The Baltimore Sun quotes Baltimore Green Party mayoral candidate Joshua Harris on the not guilty verdict in the trial of Officer Edward Gero in the death of Freddie Gray: “Today, Officer Nero was found not guilty on all charges. I thank Judge Williams for doing his job and applaud the SAO for pursuing the case. While I respect the legal process, I am aware that there are systemic and structural problems with race, class and economic disparity that extend far beyond this trial. It is those issues that have created the conditions for us to be at this point. Sadly, not much has been done in the 1 year since the unrest to begin to address these disparities. These are conversations, evaluations and work that must be done far beyond the pursuit of justice in a single trial and should be focused on equity. I am focused, committed and proactively doing the work needed to ensure structural change happens. Our city and its justice system will and should work for every citizen. My platform that will be released in the coming weeks, on public safety, agency transparency and accountability will offer changes that can be made to move our city forward.”
Baltimore City Paper writes that Green Party mayoral candidate Joshua Harris “could possibly offer up a challenge” to Democratic nominee Catherine Pugh. City Paper calls Harris “a strong, thoughtful candidate and much-loved by the city’s grassroots activists, and organizers and his passion and good ideas are likely to adjust the conversation.” The newspaper also says there are “plenty of positive murmurs” about city council candidate Ian Schlakman, and adds, “If any city is ripe for a Dems vs. Green election, it’s post-uprising Baltimore — a shift away from Baltimore’s one-party rule would be exciting.”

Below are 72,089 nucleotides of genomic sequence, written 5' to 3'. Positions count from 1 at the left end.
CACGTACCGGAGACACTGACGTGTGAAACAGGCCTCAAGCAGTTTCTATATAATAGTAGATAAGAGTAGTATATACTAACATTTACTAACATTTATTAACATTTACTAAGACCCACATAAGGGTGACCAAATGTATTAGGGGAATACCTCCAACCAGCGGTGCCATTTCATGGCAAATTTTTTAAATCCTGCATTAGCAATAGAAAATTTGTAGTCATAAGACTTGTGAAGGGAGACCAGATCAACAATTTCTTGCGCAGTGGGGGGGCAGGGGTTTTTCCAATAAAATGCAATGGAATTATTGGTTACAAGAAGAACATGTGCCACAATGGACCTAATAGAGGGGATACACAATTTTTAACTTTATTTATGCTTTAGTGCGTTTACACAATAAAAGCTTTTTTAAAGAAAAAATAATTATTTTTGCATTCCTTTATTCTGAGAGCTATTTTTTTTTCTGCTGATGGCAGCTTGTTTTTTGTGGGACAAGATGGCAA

Though the Maryland Green Party is ballot-qualified, the state of Maryland only sponsors Democratic and Republican primaries, so the state, county, and city Greens held by-mail balloting throughout April and in-person voting on April 30. Harris defeated David Marriott and Emanuel McCray; vote totals have yet to be released. In the Eighth District, Wallace received 45 votes, Elizabeth Croydon six, and Charles “Teddy” Galloway III four.
While the U.S. Senate and other U.S. House primaries were not contested, voters had the option of selecting “None of the Above” or saying no candidate should be run. Margaret Flowers won the U.S. Senate nomination. Other U.S. House candidates are Nnabu Eze (Third District), Kamesha Clark (Fourth District), George Gluck (Sixth District), and Myles Hoenig (Seventh District).
Maryland Green Party U.S. Senate candidate Margaret Flowers will meet voters at the Green Party of the United States national headquarters in Takoma Park, Maryland, on Friday evening from 5:00 p.m. to 7:00 p.m. to urge party members to vote in the Maryland Green Party’s primary. Maryland Greens can vote by mail through Saturday, April 30, or in person in Baltimore on Sunday, May 1. (Ballots will be available at the Flowers event.)
Though Flowers and most of the Green candidates for U.S. House are unopposed in their primary races, voters will also have the option to select “None of the Above” or to say that the party should run no candidate. There is a competitive primary in the Eighth District between Elizabeth Croydon, Charles Galloway, and Nancy Wallace. There is also a competitive Green primary for Baltimore mayor between Joshua Harris, David Marriott, and Emanuel McCray.
Flowers and Harris appeared on the Real News Network as part of their coverage of the Maryland Democratic and Republican primaries Tuesday evening.
The Baltimore Green Party Primary, in which registered Green voters in Baltimore City, Maryland will select nominees for mayor and city council, is now underway. Green voters can request ballots by mail; they must be received by the party by April 30. In-person voting will take place at the Baltimore Green Party office on May 1.
There are three candidates — Joshua Harris, David Marriott, and Emanuel McCray — in the party’s first-ever contested mayoral primary. The city council races are not contested, but voters can also choose None Of The Above or No Candidate In This Seat.
Baltimore Green Party Co-Chair Jeremy Collins said, “The upcoming primary gives the people of Baltimore their chance to choose someone to represent their interests. It’s an exciting thing to witness democracy working as its supposed to. We have exciting candidates ready to challenge this one-party system. This will be a transformative election season for Baltimore.”
At the first-ever Baltimore City College Mayoral Straw Poll and Youth Summit on Monday, Joshua Harris, one of three Green Party candidates for Baltimore mayor, easily topped a field of 17 candidates.